CUMBERLAND – A historic church in Cumberland has been saved from demolition — for now.
A crowdfunding campaign to raise $75,000 to keep the vacant 102-year-old St. John United Church of Christ from being demolished as soon as this summer has reached its goal.
Thanks to the online effort, which included a $25,000 donation from the town and another $25,000 from Indiana Landmarks — which advocates for the preservation of historic structures — church officials have agreed to delay plans to raze the building.
Indiana Landmarks and town officials announced Wednesday they raised $75,640 from more than 95 donors to protect the structure at the corner of German Church Road and Washington Street, which has been at the center of controversy for several years.
“The number of donations we received shows just how much the community values the German Church and is committed to its preservation,” said April Fisher, town manager, in a press release.
Town officials will find out this fall if a prospective plan by Indianapolis-based TWG Development LLC to buy the building will move forward; the deal is contingent on the awarding of affordable-housing tax credits to build senior apartments. Officials expect to learn in September whether the project will receive the credits.
The project was not awarded the tax credits in 2017 but was placed on a wait-list. If other recipients of the credits fail to move forward with their plans, those credits could be passed on to wait-listed efforts, including the church renovation.
The plans call for TWG Development to preserve the historic structure and the surrounding cemetery while building 60 income-based senior apartments.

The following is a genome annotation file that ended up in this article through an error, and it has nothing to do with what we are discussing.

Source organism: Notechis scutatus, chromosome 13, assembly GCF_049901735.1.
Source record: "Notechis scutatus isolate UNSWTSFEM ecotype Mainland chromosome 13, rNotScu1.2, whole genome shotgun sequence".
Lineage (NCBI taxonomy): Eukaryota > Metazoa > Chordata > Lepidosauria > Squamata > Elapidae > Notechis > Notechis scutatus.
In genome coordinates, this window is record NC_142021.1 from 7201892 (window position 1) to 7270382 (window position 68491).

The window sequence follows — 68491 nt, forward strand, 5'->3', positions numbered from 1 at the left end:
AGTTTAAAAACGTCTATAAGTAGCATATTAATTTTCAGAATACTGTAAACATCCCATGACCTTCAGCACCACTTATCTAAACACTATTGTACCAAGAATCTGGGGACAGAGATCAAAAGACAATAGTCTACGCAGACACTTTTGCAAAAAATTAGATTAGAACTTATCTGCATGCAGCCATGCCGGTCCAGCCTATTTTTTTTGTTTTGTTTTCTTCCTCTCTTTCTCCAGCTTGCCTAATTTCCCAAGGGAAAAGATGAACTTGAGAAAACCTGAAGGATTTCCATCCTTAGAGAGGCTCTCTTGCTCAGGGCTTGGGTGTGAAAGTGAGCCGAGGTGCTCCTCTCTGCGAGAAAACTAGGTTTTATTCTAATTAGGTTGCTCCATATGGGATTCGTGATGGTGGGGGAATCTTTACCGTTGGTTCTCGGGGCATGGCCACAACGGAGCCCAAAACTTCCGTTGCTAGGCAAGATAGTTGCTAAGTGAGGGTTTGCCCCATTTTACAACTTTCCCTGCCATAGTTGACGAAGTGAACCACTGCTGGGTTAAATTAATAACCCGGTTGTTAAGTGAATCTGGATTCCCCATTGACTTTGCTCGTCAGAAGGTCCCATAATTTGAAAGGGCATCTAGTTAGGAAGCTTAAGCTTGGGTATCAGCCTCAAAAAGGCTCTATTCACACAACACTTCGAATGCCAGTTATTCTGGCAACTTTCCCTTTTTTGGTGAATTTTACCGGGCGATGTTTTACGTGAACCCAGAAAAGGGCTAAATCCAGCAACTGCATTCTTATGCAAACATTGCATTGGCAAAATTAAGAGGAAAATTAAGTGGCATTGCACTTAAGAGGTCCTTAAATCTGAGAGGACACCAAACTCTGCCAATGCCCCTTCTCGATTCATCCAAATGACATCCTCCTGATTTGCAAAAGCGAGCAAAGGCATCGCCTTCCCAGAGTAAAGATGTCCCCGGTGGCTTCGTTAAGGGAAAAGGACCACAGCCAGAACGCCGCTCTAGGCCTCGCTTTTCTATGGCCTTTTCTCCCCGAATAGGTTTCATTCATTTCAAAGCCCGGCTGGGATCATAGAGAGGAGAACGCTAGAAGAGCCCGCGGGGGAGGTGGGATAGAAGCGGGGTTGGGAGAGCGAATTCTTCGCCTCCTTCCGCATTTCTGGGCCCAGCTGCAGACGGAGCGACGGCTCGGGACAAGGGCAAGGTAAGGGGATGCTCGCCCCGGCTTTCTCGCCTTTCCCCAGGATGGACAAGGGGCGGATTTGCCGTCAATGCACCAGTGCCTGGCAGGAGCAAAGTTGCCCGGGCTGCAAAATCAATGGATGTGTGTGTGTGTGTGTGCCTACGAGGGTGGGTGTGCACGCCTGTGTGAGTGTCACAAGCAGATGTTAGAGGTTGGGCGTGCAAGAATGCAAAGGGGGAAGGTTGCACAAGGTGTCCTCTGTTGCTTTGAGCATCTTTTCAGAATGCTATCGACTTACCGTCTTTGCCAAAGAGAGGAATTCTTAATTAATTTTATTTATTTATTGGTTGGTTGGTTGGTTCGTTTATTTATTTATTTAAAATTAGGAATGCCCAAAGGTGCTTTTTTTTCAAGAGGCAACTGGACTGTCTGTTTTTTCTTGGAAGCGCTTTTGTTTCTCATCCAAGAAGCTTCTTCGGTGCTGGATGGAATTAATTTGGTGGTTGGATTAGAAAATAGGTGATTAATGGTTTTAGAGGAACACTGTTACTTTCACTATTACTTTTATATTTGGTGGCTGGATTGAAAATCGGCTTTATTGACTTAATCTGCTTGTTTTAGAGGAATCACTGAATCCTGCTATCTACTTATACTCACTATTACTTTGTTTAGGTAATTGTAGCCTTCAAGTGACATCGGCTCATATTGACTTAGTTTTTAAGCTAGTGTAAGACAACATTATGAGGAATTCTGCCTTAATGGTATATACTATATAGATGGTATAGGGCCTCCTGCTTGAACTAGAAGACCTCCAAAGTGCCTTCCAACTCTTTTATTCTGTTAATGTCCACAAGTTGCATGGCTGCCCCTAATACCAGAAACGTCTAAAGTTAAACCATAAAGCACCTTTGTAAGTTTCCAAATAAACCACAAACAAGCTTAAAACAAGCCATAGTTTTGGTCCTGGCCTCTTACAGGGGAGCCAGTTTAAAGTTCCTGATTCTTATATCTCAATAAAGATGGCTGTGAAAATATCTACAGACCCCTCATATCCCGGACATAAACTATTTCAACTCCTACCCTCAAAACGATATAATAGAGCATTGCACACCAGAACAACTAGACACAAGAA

In the meantime, church officials — who moved out of the building in October 2015, saying they could no longer afford the structure’s maintenance — say they’re pleased the crowdfunding campaign was able to raise the funds and save the church — at least for a while.
If the project can’t move forward this fall, church leaders would have to wait until sometime in February 2018 for the next tax-credit cycle. Church officials have yet to determine what they’ll do if they’re asked to wait beyond September to complete the sale.
“That’s something that will be voted on by the congregation in a few weeks,” said Rich Suiter, church board member.
Demolishing the building will make the land more attractive to sell, church officials have said, but they have been willing to work with Cumberland officials to find a buyer who will preserve the structure.
The congregation moved out of the building to a temporary site, the Muesing Activity Center at Prospect Street and Carroll Road, in October 2015. It needs the funds from the sale of the old church to build a new one, church leaders say.